Recently some works have been done in recognizing the stage of the disease. In wang2017automatic, the authors detected four severity stages (healthy stage, early stage, middle stage, and end stage) of apple black rot disease using PlantVillage dataset. They used two different types of training methods: training small convolutional neural networks of different depths from scratch, and fine tuning four state-of-the-art deep learning models such as VGG16, VGG19, Inception-v3, and ResNet50. The best model they found was the fine-tuned VGG16 model, which achieved an accuracy of 90.4% on the test set. The scope and dataset of their work were limited. It is possible to extend their work by detecting the stages of other diseases of apple or even some other plants. Homogeneous background of their dataset makes it somewhat impractical for real life use.
Bhagawati et al. trained a neural network with weather parameters such as temperature, relative humidity, rainfall and wind speed to forecast rice blast diseasebhagawati2015artificial. They used Feed Forward Multilayer Perceptron Architecture with two hidden layers to analyze the ambient environmental conditions to predict disease risk, with all input data normalized to fit the range [-1, 1]. It is actually a regression model for prediction. The prediction accuracy of the model was found to be between 81-87% when data of the same site were used. But they did not test the accuracy of the model in other sites.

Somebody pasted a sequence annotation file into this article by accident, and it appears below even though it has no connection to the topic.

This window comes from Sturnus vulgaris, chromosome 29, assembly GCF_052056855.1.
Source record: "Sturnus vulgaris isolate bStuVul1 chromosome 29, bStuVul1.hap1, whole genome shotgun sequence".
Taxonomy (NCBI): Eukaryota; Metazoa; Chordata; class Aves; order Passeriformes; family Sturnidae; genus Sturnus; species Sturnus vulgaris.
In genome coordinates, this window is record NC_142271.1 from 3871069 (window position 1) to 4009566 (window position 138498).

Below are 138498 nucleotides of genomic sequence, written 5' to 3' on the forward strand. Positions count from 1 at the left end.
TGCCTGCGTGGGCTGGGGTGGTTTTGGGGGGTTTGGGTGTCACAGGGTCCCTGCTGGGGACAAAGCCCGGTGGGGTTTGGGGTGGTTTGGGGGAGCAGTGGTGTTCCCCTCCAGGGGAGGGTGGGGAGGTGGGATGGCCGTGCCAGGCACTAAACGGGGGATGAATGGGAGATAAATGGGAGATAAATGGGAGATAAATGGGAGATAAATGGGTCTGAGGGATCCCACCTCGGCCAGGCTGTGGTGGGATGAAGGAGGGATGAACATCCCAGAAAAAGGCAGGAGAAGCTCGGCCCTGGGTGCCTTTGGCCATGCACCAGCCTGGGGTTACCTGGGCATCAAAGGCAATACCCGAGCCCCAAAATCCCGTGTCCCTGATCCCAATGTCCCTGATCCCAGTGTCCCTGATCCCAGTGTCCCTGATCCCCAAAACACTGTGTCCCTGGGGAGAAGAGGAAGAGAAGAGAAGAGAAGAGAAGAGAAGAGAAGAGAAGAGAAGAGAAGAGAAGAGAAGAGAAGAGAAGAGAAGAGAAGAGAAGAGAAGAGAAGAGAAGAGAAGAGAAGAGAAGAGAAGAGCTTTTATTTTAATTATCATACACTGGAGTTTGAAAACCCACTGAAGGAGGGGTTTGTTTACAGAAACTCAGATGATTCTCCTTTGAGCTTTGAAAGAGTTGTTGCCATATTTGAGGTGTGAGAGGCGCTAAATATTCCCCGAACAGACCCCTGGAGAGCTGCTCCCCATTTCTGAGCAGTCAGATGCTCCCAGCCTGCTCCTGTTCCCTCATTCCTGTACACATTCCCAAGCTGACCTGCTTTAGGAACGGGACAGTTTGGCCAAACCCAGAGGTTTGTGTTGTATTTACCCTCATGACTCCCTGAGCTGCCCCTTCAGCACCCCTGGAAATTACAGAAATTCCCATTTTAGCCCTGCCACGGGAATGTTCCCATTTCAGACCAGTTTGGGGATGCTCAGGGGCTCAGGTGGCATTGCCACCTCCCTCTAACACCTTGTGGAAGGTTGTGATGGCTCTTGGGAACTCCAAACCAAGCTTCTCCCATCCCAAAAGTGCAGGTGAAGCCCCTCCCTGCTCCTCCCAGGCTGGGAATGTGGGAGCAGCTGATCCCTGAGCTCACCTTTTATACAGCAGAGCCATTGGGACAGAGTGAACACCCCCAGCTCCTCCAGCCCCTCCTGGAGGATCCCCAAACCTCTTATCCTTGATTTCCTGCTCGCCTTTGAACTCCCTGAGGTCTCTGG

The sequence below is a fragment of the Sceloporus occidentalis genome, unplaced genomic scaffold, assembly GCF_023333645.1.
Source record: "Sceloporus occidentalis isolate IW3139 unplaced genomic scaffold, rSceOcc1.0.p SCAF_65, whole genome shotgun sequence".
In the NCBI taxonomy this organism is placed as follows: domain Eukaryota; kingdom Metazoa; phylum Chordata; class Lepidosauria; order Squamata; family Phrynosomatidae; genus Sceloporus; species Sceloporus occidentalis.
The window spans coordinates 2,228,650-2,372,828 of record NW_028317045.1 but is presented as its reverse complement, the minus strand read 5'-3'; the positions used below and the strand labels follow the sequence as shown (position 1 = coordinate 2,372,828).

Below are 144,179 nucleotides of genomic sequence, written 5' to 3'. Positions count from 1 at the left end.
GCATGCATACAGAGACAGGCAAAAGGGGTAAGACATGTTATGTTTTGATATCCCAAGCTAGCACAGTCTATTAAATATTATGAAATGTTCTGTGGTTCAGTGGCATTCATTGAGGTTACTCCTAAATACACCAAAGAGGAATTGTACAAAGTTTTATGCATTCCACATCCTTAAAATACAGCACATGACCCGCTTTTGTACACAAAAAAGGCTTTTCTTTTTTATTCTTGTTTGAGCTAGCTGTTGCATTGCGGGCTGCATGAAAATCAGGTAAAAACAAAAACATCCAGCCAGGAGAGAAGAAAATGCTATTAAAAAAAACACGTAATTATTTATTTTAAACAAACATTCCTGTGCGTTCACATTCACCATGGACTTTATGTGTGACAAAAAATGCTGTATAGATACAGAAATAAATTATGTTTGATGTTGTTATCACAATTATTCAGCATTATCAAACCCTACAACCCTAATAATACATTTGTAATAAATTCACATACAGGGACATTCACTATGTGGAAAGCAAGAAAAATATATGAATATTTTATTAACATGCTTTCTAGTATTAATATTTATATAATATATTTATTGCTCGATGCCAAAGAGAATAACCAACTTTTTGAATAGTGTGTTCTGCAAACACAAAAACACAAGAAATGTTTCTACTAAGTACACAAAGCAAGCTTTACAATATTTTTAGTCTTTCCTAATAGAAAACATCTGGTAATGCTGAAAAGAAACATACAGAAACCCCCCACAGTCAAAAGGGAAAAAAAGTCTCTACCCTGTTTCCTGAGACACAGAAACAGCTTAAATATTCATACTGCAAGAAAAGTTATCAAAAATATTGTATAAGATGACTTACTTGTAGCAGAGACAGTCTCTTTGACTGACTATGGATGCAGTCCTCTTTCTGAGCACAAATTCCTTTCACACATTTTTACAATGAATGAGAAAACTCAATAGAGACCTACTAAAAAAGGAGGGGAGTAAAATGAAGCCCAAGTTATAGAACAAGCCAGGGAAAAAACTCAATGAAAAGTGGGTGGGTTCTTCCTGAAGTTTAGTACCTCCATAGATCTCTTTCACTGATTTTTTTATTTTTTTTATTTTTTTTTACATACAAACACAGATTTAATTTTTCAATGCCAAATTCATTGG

2.4 Plant Disease Localization
A real time tomato plant disease detector was built using deep learning in fuentes2017robust
. They considered simultaneous occurrence of multiple diseases and pests, and they also considered different infected areas like stem, leaves, fruits etc. They also collected images of different stages of the same disease. The dataset consisted of about 5000 images collected from different farms of Korea. Most of these images had heterogeneous background. Several geometric and intensity transformations were used to increase the number of images. The authors used three main families of detectors: Faster Region-based Convolutional Neural Network (Faster R-CNN), Region-based Fully Convolutional Network (R-FCN), and Single Shot Multibox Detector (SSD), which they considered as “deep learning meta-architectures”. Each of these meta-architectures were combined with “deep feature extractors” such as VGG16 and Residual Network (ResNet). Their models both recognized and localized nine different diseases and pests with the best accuracy of 85.98%. The diseases, pests and other syndromes they considered were (a) Gray mold, (b) Canker, (c) Leaf mold, (d) Plague, (e) Leaf miner, (f) White fly, (g) Low temperature, (h) Nutritional excess or deficiency, (i) Powdery mildew. This paper is very comprehensive in dealing with tomato diseases. Localizing a disease is not necessary most of the time, because plants are not like human bodies. Besides, tomato leaves are big and wide in size, which makes the recognition process easier compared to rice leaves.